Edinburgh, Floors Castle & Dryburgh Abbey

  • Port

    South Queensferry (Edinburgh), Scotland, United Kingdom

  • Activity Level

    Moderate

  • Excursion Type

    Local Sightseeing, All

  • Wheelchair Accessible

    NO

  • Cost

    USD USD USD

    Price between $101-$150
  • Minimum Age

    Information not currently available.

  • Duration

    Approximately 9¼ Hours

  • Meals Included

    Yes

Every inch of the area of Scotland known as the Borders has been fought over, bitterly and often, from prehistoric times until the middle of the 17th century. Whole towns were sacked, hastily rebuilt, and heavily fortified after the lessons learned.

The Border country is a checkerboard of fertile farmland laced with wooded river valleys within a rim of undulating hills. Enjoy this peaceful region as you travel to Kelso, a compact market town, where two famous Border rivers, the Teviot and the Tweed, meet under the city walls.

You will visit Floors Castle, the home of the Duke of Roxburghe and the 'ancestral home of Tarzan', having been the location of the movie Greystoke. Built by William Adam between 1721 and 1725, this immense mansion, flanked by vast pavilions, with minarets and cupolas, has an almost Eastern look. A tree in the grounds marks the spot where James II was killed by an exploding cannon in 1460. The apartments display an outstanding collection of French 17th- to 18th-century furniture, many fine works of art and tapestries, Chinese and Dresden porcelain, and a Victorian collection of birds.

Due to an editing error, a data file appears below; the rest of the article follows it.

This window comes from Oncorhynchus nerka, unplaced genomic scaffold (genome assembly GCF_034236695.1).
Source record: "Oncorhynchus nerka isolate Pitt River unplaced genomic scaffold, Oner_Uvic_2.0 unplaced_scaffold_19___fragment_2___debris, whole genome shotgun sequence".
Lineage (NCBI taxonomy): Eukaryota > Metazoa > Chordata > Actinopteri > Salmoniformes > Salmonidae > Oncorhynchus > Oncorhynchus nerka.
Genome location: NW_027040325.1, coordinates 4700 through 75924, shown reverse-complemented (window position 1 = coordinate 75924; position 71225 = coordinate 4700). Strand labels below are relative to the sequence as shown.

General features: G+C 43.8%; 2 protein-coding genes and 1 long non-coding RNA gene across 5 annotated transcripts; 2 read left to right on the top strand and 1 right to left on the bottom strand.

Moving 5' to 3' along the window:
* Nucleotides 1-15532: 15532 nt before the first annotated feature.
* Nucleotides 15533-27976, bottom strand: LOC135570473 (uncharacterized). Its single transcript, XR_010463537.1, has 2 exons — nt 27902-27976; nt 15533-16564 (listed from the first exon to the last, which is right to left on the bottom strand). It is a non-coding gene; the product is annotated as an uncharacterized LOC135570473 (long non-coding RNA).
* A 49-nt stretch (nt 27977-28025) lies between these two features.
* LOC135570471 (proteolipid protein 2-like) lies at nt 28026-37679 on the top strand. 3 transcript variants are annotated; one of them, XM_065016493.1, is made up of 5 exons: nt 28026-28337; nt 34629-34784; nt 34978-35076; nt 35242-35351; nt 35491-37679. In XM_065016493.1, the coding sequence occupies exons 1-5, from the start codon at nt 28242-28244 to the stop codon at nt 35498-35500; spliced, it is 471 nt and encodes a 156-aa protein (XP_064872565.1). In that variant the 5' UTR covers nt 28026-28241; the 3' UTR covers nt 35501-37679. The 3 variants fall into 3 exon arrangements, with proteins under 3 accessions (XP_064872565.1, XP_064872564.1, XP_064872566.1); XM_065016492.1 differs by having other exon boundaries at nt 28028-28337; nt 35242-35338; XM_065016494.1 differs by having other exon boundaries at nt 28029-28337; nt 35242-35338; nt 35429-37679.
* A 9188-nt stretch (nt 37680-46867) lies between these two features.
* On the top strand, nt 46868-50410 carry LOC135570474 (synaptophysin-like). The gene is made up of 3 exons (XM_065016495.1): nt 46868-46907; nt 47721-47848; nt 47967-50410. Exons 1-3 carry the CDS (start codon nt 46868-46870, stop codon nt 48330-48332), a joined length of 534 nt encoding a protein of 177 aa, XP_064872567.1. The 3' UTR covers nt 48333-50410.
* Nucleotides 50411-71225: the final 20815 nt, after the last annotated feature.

Continue to Dryburgh and visit the abbey there -- one of the quartet of 12th-century Border abbeys founded by David I. Built in 1150, Dryburgh Abbey is today a beautiful ruin, but its cloister buildings are more complete than those of other Scottish monasteries. In common with the other abbeys, Dryburgh was ravaged by the English until 1545, when Hertford, acting for Henry VIII, left it a smoking ruin. It was robbed of its usefulness, but not of its tranquil beauty, nor its atmosphere of sanctity.

Look out for the tomb of Sir Walter Scott. The stately cedars that throw their shade across the grass were brought back from the Holy Land during one of the crusades.

 Lunch is served at a small country hotel and your excursion continues with a drive through more typical Border country and scenery

Arriving in Edinburgh, you'll take a panoramic drive along Princes Street, with its elegant shops on one side and the sunken gardens on the other side. See Edinburgh Castle perched on its lofty rock overlooking the Old Town -- the most ancient part of Scotland's capital.

Notes:

Tour is available only on select sailings.